it needs a committed stable and disciplined workforce to foster an appreciable degree of economic growth. The trade union's contribution may take different shapes and forms to attain this objective. They can establish community services such as educational-cum-recreational centres, provide better housing by means of establishing co-operative housing societies, etc., and organise to fulfil such needs of the workers which make their life fuller and richer, so as to turn them into a stable and committed workforce
LEADERSHIP FROM WITHIN:
In a nut-shell, the trade unions must accept more responsibility as active partners in economic and social progress. They should not be content to acquire a privileged position for themselves only as they have perhaps been attempting to do. Though a gradual awareness of the strains and stresses of the process of economic growth is slowly dawning upon them, yet there is need for a more responsible leadership to grow from within which will be capable of undet standing and appreciating the long-range implications of development and change. Perhaps the trade unions have outgrown the age of dependence, of being tied to the apron-strings of political parties. In this respect, they should also take a better look at their counterparts in the West, where trade union organisation activity and its. lefffecfe are ciosely related to the structures, activities, purposes, and ideologies of the entire society. The trade unions in the West are a branch of the social tree, not an artificial appendage. And they have a responsibility to work their way up to achieve that status.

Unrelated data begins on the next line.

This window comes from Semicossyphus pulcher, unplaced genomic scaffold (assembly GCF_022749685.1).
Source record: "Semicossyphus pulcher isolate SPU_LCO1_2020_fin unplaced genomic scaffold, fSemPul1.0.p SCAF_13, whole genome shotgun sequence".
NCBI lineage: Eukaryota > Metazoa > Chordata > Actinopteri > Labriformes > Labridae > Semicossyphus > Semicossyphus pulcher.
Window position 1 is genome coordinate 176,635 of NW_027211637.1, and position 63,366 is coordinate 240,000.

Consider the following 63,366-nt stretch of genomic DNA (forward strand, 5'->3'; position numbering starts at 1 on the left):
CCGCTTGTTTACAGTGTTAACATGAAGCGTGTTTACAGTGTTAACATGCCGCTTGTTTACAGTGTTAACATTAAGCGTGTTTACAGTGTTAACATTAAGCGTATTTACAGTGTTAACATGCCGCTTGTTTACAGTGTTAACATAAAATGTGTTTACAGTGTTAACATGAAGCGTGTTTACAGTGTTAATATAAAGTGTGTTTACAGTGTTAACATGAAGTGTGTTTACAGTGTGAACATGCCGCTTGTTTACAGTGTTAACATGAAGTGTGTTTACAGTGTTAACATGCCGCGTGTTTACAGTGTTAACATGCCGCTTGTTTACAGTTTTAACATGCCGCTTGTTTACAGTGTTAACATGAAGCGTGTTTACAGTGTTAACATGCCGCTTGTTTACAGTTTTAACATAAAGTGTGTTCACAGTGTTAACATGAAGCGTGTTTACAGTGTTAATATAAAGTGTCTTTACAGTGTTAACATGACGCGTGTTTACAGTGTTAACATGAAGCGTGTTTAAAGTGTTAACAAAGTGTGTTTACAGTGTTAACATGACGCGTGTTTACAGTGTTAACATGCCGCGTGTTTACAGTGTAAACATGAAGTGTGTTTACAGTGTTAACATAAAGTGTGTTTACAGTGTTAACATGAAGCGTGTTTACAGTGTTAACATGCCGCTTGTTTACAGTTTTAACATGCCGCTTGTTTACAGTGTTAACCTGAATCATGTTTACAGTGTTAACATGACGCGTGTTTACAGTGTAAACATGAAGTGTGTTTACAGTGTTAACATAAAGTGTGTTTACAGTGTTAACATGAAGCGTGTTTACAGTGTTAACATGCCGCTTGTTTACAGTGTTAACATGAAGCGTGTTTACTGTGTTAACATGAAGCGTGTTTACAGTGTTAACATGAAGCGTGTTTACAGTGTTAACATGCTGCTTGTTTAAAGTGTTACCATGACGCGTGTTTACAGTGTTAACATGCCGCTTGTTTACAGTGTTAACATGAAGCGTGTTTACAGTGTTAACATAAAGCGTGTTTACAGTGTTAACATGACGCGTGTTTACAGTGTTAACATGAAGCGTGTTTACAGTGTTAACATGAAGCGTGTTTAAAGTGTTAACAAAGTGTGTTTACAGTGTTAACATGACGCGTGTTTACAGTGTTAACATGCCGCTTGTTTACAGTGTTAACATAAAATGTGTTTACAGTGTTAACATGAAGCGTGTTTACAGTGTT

all probability these responsibilities of trade unions are also going to
increase in size in the years to come. There are about 21,388 registered trade >
unions at the moment whose membership is estimated to be eight to ten millions \
out of a total wage-earning workfoice of about nineteen millions. Though these
figures seem to be quite impressive, in relation to the needs of the country or
the number of membership of trade unions out of the total workforce, much more
has to be achieved. If one can indulge in crystal-gazing into the future, a pre
diction can be made that this trend is likely to continue, and perhaps increase.
The basic truth remains that the trade unions themselves have a great stake in
rapid economic development since that alone can create a basis for their growth
and strength. In under-developed countries, the chief problem is economic growth
and therefore the major questions for unions is subordination of immediate wage
gains and similar considerations to the development of the country.
question that looms large is whether the activities of a trade
union should be confined to merely an improvement in the wages and other cod- *
ditions of service of a worker or should the role of a trade union be all-pervasive »
so as to develop his personality both as a worker and as a citizen of the country
The working of the Textile Labour Association, furnishes a convincing answer.
Since its inception, it has been carrying on extensive social and educational work
for its members and their families, apart from conducting its traditional trade
union activities. It has, in that respect, a record which is unique as well as